I guess I don’t think that seminaries and classrooms, budgets, programs, etc. are necessary; in fact, I think they are often a hindrance to what God wants to do. Make disciples who will make disciples.

    …I love how Jesus says it here.

  7. Steve,
    I’m going to respond to your post above.

    First: With regard to differing church philosophies: Here’s 2 questions: Are people getting saved? (The national rate is 1 conversion per year per 75 church attenders.) And, “are saved people growing spiritually?” If the answers are “yes,” your philosophy is good.

    Second, even though you qualify your statements with “…don’t take this as a personal attack…” your statements are a clear personal attack.

    When you ask rhetorical questions like the following:

    “Have you considered what that says to the people in the local body you have been given charge over? What do you think it communicates to them? What are the hidden messages in the way Sean and I are advocating that you see and perhaps we don’t?”

    You are assuming the worst. You are assuming that he has NOT considered, that he does not care what he communicates, etc. You’re stating that your way is better. You’re not asking a question. You’re delivering a criticism in the guise of a question.

    When you equate Bill’s chosen path to a solution with “neglecting” and “robbing” the body, (of course you will deny this equation…), you are delivering another insidious criticism.

    FACT: Just because you go through a formal hiring process, and accept resumes, from outside your local church, THAT DOES NOT MEAN that you:
    1: Prohibit the application of members already within the local body
    2: HAVE NOT ALREADY SEARCHED YOUR OWN CONGREGATION FOR THE RIGHT PERSON. Sometimes the right person just isn’t there. Sometimes, even the BEST WRONG PERSON isn’t there…(I know you think that way.)

    I gotta tell you, I love this blog. I appreciate that it exists. But I get discouraged, and frustrated when I read challenges to every single attitude, thought, idea, doctrine, etc. that Bill shares here. It’s especially discouraging when those challenges are disguised in faux Christiany love.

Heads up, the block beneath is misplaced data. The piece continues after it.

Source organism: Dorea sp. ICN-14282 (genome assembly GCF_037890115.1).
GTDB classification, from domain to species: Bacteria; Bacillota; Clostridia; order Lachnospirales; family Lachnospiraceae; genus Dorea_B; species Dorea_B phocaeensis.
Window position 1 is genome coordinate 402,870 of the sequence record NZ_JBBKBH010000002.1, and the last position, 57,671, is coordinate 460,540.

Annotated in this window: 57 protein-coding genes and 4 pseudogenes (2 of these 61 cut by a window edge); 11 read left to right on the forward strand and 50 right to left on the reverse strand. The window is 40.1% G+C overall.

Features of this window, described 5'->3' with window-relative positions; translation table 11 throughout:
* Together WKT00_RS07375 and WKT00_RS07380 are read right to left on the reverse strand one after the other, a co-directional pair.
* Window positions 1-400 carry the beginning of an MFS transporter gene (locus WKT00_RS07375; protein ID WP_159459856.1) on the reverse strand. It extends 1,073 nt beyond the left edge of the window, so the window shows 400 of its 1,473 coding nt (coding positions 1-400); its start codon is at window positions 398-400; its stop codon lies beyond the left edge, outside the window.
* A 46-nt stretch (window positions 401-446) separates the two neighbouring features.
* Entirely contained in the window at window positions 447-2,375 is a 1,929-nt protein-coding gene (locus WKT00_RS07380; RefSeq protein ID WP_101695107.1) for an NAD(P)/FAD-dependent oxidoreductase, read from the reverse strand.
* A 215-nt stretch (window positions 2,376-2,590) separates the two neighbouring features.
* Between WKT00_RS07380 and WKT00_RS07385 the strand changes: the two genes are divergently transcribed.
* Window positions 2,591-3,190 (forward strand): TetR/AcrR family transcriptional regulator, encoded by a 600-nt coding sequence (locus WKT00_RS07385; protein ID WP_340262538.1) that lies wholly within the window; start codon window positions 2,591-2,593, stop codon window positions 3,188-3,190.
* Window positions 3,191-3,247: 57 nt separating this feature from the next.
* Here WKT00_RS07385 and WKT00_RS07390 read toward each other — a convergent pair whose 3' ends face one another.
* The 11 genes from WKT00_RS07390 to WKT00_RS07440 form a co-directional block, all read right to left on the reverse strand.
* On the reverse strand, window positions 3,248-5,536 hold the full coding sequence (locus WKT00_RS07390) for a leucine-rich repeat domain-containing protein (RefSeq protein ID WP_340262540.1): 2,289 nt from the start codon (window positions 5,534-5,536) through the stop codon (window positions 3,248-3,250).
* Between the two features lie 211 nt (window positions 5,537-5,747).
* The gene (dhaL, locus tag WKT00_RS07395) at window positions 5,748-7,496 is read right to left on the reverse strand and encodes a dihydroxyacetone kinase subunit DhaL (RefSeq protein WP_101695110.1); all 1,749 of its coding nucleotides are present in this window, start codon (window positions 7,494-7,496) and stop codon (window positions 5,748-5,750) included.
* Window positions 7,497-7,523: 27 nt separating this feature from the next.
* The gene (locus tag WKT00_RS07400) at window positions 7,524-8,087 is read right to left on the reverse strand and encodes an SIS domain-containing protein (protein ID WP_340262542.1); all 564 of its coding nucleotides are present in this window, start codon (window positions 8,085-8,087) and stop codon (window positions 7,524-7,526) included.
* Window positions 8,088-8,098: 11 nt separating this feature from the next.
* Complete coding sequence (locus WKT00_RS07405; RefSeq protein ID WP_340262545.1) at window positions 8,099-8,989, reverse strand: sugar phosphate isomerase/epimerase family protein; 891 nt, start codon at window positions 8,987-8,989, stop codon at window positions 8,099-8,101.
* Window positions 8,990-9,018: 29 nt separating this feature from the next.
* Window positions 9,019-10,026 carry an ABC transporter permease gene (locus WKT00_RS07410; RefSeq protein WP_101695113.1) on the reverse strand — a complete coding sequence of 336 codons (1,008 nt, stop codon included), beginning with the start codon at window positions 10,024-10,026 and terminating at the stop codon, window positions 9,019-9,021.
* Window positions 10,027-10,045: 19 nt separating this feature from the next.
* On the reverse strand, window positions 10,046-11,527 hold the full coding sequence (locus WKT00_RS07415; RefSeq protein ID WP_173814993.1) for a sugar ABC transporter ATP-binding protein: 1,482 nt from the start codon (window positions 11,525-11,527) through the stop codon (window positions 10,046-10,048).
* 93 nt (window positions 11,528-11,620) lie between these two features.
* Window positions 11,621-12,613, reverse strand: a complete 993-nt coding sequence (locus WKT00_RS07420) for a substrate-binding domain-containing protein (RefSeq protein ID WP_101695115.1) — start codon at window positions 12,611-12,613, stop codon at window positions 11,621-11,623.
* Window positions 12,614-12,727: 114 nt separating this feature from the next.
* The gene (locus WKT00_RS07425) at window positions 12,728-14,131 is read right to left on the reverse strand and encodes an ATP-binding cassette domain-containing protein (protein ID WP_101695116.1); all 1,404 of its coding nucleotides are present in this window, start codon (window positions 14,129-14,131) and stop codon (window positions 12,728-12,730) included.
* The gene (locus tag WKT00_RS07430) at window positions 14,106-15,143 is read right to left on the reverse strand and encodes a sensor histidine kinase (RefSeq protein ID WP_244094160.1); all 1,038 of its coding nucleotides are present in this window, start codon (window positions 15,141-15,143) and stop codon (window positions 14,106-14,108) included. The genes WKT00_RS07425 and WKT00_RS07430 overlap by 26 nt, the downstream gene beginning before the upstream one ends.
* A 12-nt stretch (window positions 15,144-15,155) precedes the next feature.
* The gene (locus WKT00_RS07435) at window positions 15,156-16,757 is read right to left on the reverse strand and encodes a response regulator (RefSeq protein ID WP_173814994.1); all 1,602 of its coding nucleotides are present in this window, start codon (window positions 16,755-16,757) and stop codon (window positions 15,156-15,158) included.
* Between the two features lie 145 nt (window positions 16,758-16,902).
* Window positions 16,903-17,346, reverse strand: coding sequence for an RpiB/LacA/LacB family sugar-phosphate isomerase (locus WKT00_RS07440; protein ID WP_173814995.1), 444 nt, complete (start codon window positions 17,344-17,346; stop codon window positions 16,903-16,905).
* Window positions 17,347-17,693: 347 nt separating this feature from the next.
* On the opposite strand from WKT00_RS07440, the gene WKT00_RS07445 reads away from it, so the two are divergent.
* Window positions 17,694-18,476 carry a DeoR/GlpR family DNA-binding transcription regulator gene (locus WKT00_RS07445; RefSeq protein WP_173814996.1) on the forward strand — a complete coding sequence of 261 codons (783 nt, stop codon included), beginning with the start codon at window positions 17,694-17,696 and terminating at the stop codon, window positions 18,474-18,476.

If you agree with him as little as it seems, why do you keep coming? It’s not a healthy dialog. It’s a smackdown against a guy who’s kind enough to keep pulling his punches.

    Dude, you’re wearing me out.

  8. Bob G – Amen, again! I kept wondering why I felt so frustrated and discouraged reading time after time just why Dr. G shouldn’t have written what he wrote – down to the minutest tad! It IS his blog, after all, and he did say he was going to express HIS opinion and thoughts. Steve does have his own blog (I’ve read some of it!), so he can spout to his heart’s content there.

    It would be such a relief if some of the bloggers on this blog could read and enjoy rather than always try to convince of their points of view! You can have them! Great for you! But, not all who read these opinions agree either. Join a debate team to express your views!! I don’t believe Dr. G started this blog to be a debater, but to use yet another avenue to reach the lost with the salvation message. An unbeliever would be hard pressed to find much that is appealing spiritually reading some of these “discussions.” Think about that, dear Christian friends, when you want to debate yet another entry by Dr. G!

    I’m not as kind as Bob G or Dr. G – I just want you to “shut up already!” Sadly, I don’t think I’m the only one who feels this was…..

    Dr. G – please continue expressing what you are lead to express on this blog site. I, too, and extremely grateful you have started it and have learned a great deal.

    Thanks!!!

  9. I’ve been in a church where positions were only filled by “insiders.” What happened? I call it “inbreeding” and it isn’t always healthy.

    Someone from outside the local church walls brings new ideas and processes to the table, challenges current practices, and potentially improves the system.

    Yes, there is the unknown “stranger” factor, but I trust our leadership will practice due diligence in the hiring practice.